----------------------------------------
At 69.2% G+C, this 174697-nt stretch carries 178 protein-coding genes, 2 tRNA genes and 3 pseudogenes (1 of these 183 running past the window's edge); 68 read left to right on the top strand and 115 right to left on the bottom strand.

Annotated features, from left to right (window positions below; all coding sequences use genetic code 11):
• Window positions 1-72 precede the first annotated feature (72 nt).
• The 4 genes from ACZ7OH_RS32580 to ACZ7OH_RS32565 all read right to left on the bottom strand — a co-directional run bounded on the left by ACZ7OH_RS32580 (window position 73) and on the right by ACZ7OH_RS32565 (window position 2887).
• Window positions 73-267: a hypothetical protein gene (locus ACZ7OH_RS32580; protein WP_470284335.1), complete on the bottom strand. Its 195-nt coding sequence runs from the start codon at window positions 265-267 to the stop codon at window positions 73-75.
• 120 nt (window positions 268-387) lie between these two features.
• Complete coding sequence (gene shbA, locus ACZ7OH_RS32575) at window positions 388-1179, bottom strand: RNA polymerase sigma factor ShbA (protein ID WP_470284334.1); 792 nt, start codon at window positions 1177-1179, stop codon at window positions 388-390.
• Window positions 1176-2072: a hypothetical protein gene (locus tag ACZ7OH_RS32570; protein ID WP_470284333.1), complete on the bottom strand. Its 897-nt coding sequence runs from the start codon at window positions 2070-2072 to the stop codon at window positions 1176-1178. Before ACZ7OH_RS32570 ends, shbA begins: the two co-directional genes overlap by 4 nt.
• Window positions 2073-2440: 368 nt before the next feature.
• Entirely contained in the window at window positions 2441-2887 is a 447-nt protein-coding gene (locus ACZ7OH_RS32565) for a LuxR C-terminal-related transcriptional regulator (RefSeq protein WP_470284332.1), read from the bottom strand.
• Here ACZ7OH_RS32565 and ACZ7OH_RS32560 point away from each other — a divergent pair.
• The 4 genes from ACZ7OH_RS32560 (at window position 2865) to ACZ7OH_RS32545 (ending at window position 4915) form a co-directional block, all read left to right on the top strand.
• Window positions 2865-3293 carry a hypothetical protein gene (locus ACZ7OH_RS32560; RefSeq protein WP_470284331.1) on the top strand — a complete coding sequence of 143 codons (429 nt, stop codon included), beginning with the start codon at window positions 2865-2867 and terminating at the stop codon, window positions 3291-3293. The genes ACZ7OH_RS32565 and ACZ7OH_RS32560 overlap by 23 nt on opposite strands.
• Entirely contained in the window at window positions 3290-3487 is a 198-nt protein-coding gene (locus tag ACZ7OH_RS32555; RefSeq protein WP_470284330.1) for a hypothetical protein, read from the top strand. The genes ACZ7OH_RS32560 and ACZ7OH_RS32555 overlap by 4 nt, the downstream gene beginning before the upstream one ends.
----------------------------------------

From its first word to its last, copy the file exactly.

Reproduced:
At 69.2% G+C, this 174697-nt stretch carries 178 protein-coding genes, 2 tRNA genes and 3 pseudogenes (1 of these 183 running past the window's edge); 68 read left to right on the top strand and 115 right to left on the bottom strand.

Annotated features, from left to right (window positions below; all coding sequences use genetic code 11):
• Window positions 1-72 precede the first annotated feature (72 nt).
• The 4 genes from ACZ7OH_RS32580 to ACZ7OH_RS32565 all read right to left on the bottom strand — a co-directional run bounded on the left by ACZ7OH_RS32580 (window position 73) and on the right by ACZ7OH_RS32565 (window position 2887).
• Window positions 73-267: a hypothetical protein gene (locus ACZ7OH_RS32580; protein WP_470284335.1), complete on the bottom strand. Its 195-nt coding sequence runs from the start codon at window positions 265-267 to the stop codon at window positions 73-75.
• 120 nt (window positions 268-387) lie between these two features.
• Complete coding sequence (gene shbA, locus ACZ7OH_RS32575) at window positions 388-1179, bottom strand: RNA polymerase sigma factor ShbA (protein ID WP_470284334.1); 792 nt, start codon at window positions 1177-1179, stop codon at window positions 388-390.
• Window positions 1176-2072: a hypothetical protein gene (locus tag ACZ7OH_RS32570; protein ID WP_470284333.1), complete on the bottom strand. Its 897-nt coding sequence runs from the start codon at window positions 2070-2072 to the stop codon at window positions 1176-1178. Before ACZ7OH_RS32570 ends, shbA begins: the two co-directional genes overlap by 4 nt.
• Window positions 2073-2440: 368 nt before the next feature.
• Entirely contained in the window at window positions 2441-2887 is a 447-nt protein-coding gene (locus ACZ7OH_RS32565) for a LuxR C-terminal-related transcriptional regulator (RefSeq protein WP_470284332.1), read from the bottom strand.
• Here ACZ7OH_RS32565 and ACZ7OH_RS32560 point away from each other — a divergent pair.
• The 4 genes from ACZ7OH_RS32560 (at window position 2865) to ACZ7OH_RS32545 (ending at window position 4915) form a co-directional block, all read left to right on the top strand.
• Window positions 2865-3293 carry a hypothetical protein gene (locus ACZ7OH_RS32560; RefSeq protein WP_470284331.1) on the top strand — a complete coding sequence of 143 codons (429 nt, stop codon included), beginning with the start codon at window positions 2865-2867 and terminating at the stop codon, window positions 3291-3293. The genes ACZ7OH_RS32565 and ACZ7OH_RS32560 overlap by 23 nt on opposite strands.
• Entirely contained in the window at window positions 3290-3487 is a 198-nt protein-coding gene (locus tag ACZ7OH_RS32555; RefSeq protein WP_470284330.1) for a hypothetical protein, read from the top strand. The genes ACZ7OH_RS32560 and ACZ7OH_RS32555 overlap by 4 nt, the downstream gene beginning before the upstream one ends.